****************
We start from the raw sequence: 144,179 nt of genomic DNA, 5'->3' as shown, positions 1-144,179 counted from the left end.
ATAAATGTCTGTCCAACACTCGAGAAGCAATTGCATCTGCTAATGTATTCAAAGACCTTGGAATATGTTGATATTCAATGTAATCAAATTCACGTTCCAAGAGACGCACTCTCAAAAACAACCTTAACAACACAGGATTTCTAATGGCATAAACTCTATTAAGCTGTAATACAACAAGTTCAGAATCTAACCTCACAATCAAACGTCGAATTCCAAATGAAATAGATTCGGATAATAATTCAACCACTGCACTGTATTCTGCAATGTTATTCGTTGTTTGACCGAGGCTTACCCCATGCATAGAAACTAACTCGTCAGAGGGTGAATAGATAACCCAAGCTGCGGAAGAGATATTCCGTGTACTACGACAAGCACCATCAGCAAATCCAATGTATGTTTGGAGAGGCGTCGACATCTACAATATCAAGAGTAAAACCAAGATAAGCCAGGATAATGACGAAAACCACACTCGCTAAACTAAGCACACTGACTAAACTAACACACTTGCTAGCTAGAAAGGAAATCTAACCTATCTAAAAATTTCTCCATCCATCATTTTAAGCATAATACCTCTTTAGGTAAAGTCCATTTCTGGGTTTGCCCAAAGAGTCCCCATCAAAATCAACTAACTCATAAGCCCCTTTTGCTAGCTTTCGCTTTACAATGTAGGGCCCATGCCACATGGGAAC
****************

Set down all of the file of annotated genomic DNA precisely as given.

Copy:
We start from the raw sequence: 144,179 nt of genomic DNA, 5'->3' as shown, positions 1-144,179 counted from the left end.
ATAAATGTCTGTCCAACACTCGAGAAGCAATTGCATCTGCTAATGTATTCAAAGACCTTGGAATATGTTGATATTCAATGTAATCAAATTCACGTTCCAAGAGACGCACTCTCAAAAACAACCTTAACAACACAGGATTTCTAATGGCATAAACTCTATTAAGCTGTAATACAACAAGTTCAGAATCTAACCTCACAATCAAACGTCGAATTCCAAATGAAATAGATTCGGATAATAATTCAACCACTGCACTGTATTCTGCAATGTTATTCGTTGTTTGACCGAGGCTTACCCCATGCATAGAAACTAACTCGTCAGAGGGTGAATAGATAACCCAAGCTGCGGAAGAGATATTCCGTGTACTACGACAAGCACCATCAGCAAATCCAATGTATGTTTGGAGAGGCGTCGACATCTACAATATCAAGAGTAAAACCAAGATAAGCCAGGATAATGACGAAAACCACACTCGCTAAACTAAGCACACTGACTAAACTAACACACTTGCTAGCTAGAAAGGAAATCTAACCTATCTAAAAATTTCTCCATCCATCATTTTAAGCATAATACCTCTTTAGGTAAAGTCCATTTCTGGGTTTGCCCAAAGAGTCCCCATCAAAATCAACTAACTCATAAGCCCCTTTTGCTAGCTTTCGCTTTACAATGTAGGGCCCATGCCACATGGGAAC